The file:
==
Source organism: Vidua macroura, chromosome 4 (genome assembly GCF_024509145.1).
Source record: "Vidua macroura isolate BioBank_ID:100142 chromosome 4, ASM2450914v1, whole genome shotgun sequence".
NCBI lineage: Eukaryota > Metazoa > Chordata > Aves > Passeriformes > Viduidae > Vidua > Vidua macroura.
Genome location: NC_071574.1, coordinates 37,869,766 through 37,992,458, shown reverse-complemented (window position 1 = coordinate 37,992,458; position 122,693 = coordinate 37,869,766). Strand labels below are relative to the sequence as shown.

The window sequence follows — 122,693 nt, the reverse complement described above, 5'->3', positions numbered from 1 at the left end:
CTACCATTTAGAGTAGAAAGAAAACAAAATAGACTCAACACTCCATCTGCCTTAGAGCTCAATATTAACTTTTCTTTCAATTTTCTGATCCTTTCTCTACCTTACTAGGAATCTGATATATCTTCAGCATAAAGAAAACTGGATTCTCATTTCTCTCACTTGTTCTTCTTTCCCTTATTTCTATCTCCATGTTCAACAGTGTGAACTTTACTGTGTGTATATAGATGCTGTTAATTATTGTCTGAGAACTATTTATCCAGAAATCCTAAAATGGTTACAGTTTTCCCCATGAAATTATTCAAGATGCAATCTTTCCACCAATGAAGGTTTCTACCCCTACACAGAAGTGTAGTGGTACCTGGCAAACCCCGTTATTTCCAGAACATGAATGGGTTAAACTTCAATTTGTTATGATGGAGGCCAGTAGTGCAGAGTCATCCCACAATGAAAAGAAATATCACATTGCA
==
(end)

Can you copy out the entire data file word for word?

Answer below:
Source organism: Vidua macroura, chromosome 4 (genome assembly GCF_024509145.1).
Source record: "Vidua macroura isolate BioBank_ID:100142 chromosome 4, ASM2450914v1, whole genome shotgun sequence".
NCBI lineage: Eukaryota > Metazoa > Chordata > Aves > Passeriformes > Viduidae > Vidua > Vidua macroura.
Genome location: NC_071574.1, coordinates 37,869,766 through 37,992,458, shown reverse-complemented (window position 1 = coordinate 37,992,458; position 122,693 = coordinate 37,869,766). Strand labels below are relative to the sequence as shown.

The window sequence follows — 122,693 nt, the reverse complement described above, 5'->3', positions numbered from 1 at the left end:
CTACCATTTAGAGTAGAAAGAAAACAAAATAGACTCAACACTCCATCTGCCTTAGAGCTCAATATTAACTTTTCTTTCAATTTTCTGATCCTTTCTCTACCTTACTAGGAATCTGATATATCTTCAGCATAAAGAAAACTGGATTCTCATTTCTCTCACTTGTTCTTCTTTCCCTTATTTCTATCTCCATGTTCAACAGTGTGAACTTTACTGTGTGTATATAGATGCTGTTAATTATTGTCTGAGAACTATTTATCCAGAAATCCTAAAATGGTTACAGTTTTCCCCATGAAATTATTCAAGATGCAATCTTTCCACCAATGAAGGTTTCTACCCCTACACAGAAGTGTAGTGGTACCTGGCAAACCCCGTTATTTCCAGAACATGAATGGGTTAAACTTCAATTTGTTATGATGGAGGCCAGTAGTGCAGAGTCATCCCACAATGAAAAGAAATATCACATTGCA